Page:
At this point, though it seems to still have rabid admirers, I have more or less fallen out of love with that weird, gonzo classic dungeon concept. I perk up when I read about somebody liking the modern OSR influenced dungeons such as Anomolous Subsurface Environment or Barrowmaze, but when I actually see snippets of these megadungeons (not necessarily those two mentioned, but in general) I am usually less than impressed. Minimalistic descriptions (6 orcs; 200 GP) for rooms, and dungeon dressing that does not inspire seem to be the order of the day. But hey, that is what a classic dungeon is all about, right?

As anybody reading this probably knows, Grognardia James’ Dwimmermount dungeon, a recent surprise hit on Kickstarter (close to 50 grand in profit), has been getting some gameplay and a few early reviews (the entire dungeon has yet to be finished). A lot of reviews from fairly moderate sources have not been good. A lot of the dislike seems to be in the presentation of those classic old dungeon tropes that James has been so enamored of and blogging about for years. Empty, dusty rooms with no real function having to be explored and searched. Minimalist room occupant description such as the orcs n’ gold combo mentioned above. Dungeon dressing with no interaction or function. Not exactly inspiring.

See, none of that gives me those kiddy thrills anymore, and apparently others who actually paid for that dungeon agree. I read Grognardia for a couple of years faithfully, and the recounting of Dwimmermount game sessions was probably part of why I was no longer reading every day. No knock at James; I only started this blog, my first and only, when I heard him on some podcast I listened to through dumb luck, and checked out his blog and saw old modules I loved being talked about. But man, the later old school gameplay presented in session reports did not exactly draw me in like I guess it has some others. The Gygaxian mandates and strict adherence to them became a turn off. I actually had a chance to briefly explore the early Dwimmermount in the ill fated thread sessions James started on OD&D Discussion, but that didn’t get far. James dropped that like a hot potato around week two, with no explanation or apology. But hey, those forum play by post sessions tend to be kind of a clusterfuck anyway. Maybe that’s why James jumped out the bathroom window and never looked back.

So am I the only one who has tired (again) of this classic D&D dungeon play? Is the whole mythic maze-underworld something that has popped up as some sort of delayed nostalgia? On forums such as Dragonsfoot, the humanoids are still constantly bleeping and durping about this or that aspect of classic dungeons with childlike glee. Minimalist description dungeon locations the size of Disneyland still seems to be the wheelhouse of the so called “OSR.”

But I got bored of it twice in my life. I doubt there is going to be a third. When I get back on 1st Ed AD&D (been focusing on other genres for years now), probably next year, it’ll be back to epic adventure and high fantasy, not counting up copper pieces found in rat nests and searching every square foot of the walls in empty rooms.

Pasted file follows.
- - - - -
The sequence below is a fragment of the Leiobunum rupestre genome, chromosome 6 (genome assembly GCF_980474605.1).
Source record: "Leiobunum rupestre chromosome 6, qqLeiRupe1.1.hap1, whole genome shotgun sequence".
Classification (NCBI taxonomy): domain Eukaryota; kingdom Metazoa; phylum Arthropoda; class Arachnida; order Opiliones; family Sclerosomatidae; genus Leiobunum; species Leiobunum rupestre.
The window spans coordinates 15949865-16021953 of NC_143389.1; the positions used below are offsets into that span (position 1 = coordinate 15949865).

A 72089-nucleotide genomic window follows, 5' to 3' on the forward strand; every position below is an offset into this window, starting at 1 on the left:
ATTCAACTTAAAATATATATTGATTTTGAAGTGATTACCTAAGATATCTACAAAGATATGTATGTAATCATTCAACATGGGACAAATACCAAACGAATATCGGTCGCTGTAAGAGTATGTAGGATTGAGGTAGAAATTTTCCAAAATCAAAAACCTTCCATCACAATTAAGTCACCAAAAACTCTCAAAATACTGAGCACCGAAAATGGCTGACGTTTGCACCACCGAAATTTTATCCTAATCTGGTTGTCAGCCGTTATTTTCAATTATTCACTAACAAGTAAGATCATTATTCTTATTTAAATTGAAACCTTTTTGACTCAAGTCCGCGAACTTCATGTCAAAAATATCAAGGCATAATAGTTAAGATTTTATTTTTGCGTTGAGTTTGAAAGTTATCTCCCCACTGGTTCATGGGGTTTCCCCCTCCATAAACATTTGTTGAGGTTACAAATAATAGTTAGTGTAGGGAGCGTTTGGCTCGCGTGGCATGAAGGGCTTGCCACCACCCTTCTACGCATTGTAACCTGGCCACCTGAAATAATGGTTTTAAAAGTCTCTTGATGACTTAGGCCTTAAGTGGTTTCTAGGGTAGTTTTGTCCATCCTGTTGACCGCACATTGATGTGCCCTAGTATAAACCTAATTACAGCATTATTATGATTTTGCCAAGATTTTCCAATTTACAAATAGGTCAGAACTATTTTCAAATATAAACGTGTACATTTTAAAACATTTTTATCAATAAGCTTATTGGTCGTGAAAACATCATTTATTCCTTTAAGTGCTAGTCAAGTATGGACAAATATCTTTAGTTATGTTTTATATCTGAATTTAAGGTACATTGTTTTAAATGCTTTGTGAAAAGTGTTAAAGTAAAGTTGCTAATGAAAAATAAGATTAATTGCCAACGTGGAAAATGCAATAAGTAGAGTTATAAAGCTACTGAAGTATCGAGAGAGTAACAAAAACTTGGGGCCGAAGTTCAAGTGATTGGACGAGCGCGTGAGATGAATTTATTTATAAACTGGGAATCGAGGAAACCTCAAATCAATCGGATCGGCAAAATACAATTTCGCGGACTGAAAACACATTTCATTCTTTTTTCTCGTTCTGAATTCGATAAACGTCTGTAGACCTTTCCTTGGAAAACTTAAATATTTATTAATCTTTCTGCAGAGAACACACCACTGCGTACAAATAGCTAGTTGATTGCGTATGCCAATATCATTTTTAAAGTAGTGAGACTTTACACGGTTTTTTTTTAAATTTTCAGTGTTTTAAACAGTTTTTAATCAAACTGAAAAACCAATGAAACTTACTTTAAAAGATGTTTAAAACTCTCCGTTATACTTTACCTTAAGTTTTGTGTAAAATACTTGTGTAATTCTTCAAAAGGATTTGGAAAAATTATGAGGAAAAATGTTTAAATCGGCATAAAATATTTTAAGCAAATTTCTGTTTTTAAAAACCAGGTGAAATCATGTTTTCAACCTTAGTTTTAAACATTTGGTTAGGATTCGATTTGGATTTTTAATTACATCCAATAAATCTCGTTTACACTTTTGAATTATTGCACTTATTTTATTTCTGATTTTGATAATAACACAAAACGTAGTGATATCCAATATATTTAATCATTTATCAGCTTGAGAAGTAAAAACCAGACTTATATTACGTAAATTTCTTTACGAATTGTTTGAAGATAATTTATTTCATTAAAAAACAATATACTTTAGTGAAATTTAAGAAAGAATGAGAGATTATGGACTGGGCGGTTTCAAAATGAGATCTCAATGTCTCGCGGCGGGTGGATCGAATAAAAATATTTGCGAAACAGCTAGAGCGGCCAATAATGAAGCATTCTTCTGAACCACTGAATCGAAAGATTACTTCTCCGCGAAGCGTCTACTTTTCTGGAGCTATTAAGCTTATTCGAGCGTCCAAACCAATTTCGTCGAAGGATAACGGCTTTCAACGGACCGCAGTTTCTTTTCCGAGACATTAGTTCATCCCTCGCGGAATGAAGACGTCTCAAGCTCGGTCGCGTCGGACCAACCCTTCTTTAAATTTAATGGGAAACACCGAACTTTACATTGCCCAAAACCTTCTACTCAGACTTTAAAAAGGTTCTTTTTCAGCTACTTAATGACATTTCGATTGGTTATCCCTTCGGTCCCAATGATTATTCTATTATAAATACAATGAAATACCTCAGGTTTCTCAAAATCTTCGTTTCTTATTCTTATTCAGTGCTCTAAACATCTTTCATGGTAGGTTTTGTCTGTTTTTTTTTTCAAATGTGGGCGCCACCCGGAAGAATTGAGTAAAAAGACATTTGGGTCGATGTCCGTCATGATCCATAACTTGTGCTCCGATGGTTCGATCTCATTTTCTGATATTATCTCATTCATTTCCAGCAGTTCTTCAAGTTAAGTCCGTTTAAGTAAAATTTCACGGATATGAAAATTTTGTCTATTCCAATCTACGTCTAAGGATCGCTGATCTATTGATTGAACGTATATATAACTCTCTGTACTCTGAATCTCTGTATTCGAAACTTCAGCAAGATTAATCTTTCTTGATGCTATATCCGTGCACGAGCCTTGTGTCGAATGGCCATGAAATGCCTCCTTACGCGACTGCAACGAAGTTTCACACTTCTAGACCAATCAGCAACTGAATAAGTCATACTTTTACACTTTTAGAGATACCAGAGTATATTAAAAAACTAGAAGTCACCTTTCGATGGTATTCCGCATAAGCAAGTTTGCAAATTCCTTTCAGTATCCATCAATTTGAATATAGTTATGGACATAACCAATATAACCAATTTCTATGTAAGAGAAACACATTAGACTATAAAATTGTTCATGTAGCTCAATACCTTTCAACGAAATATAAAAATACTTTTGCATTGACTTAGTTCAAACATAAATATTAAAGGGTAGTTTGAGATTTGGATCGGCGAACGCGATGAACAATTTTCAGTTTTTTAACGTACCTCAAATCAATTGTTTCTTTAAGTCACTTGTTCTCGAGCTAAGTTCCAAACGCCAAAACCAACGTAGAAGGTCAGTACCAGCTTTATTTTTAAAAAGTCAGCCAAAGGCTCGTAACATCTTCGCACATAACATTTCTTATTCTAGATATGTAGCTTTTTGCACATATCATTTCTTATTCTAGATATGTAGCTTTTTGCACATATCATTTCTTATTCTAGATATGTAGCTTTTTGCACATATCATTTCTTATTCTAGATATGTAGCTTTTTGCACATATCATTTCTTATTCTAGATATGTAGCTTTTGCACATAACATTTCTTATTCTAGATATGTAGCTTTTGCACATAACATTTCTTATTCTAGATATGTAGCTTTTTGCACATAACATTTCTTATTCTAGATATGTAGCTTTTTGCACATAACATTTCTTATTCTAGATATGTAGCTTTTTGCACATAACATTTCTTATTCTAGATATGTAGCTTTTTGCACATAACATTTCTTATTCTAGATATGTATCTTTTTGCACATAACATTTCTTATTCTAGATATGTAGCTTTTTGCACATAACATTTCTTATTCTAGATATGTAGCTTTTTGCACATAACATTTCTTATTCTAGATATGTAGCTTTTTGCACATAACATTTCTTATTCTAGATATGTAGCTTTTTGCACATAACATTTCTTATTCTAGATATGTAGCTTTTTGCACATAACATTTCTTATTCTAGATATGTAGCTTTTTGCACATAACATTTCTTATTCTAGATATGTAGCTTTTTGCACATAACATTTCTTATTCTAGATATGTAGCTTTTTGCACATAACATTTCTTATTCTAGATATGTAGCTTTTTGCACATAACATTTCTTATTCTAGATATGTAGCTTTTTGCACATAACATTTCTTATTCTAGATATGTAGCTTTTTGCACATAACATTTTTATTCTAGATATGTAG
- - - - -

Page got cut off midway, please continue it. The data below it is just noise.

Friday, September 21, 2012

Thieves Tools hard to get?

I’m seeing some conversation going on about the availability of thieves’ tools, and that suddenly had me scratching my head. Yet another case of gamer over-think? Somebody suggested that you need to go down to a thieves guild to get such tools, and perhaps even pass a test. Another says you risk drawing undue attention to yourself by trying to have them made or buying them.

Really, does every little common thing have to be turned into an adventure? This is the minutia some DM’s are focusing on?

These tools aren't some elaborate, almost magical mechanisms from far away lands. Any locksmith will have such tools to ply their trade (I mean, somebody makes the locks, right?), and perhaps their shops even sell them for apprentice locksmiths. They won't necessarily raise an eyebrow at some young lad buying them ("I'm a locksmiths apprentice, sir!") Should not be hard to pick up, and going to a guild should not be required. I would imagine they are available enough that it would not be some kind of thieves test to obtain them. Unless you consider going down to the weaponshop to buy a sword some kind of test for a fighter. If you got the money, you should be able to buy them and get on with the real adventuring.

Thursday, August 30, 2012

Another Campaign Ends

Last night we wrapped up the fairly short (maybe 8 sessions or so) Runequest campaign I popped on the group a few months ago. I had actually intended to mix in a lot more Call of Cthulhu, a sort of Chaosium mix, but we were having such a good time with the RQ that we pretty much stuck with that and breezed through the campaign.

I used the classic Apple Lane setting for this, and went through the usual progression (besides my own added bits and encounters) of the tribal initiations battle circles, Pawnshop Baboon attack all the way through finishing up Rainbow Mounds last night. Whiteeye and his trollkin defeated, and the Lizard Mother and the Lizard Spirits destroyed (the Newtlings made Terry’s character Rowan their queen – for what it was worth).

The party got to touch the adamantine column hidden behind the newt idol, gaining some spells. They also found the Issaries statue to later sell to Gringle. In a wild twist, the party forgot to search White eyes’ lair for the main treasure. They rested after the White eye fight for a night before moving on into what they though was a tunnel to another area (it was actually a small chamber with White eyes bed and the main treasure of the adventure), then later got distracted and didn’t finish searching that area! Thousands of lunars and other precious stuff left behind! Kind of a hoot.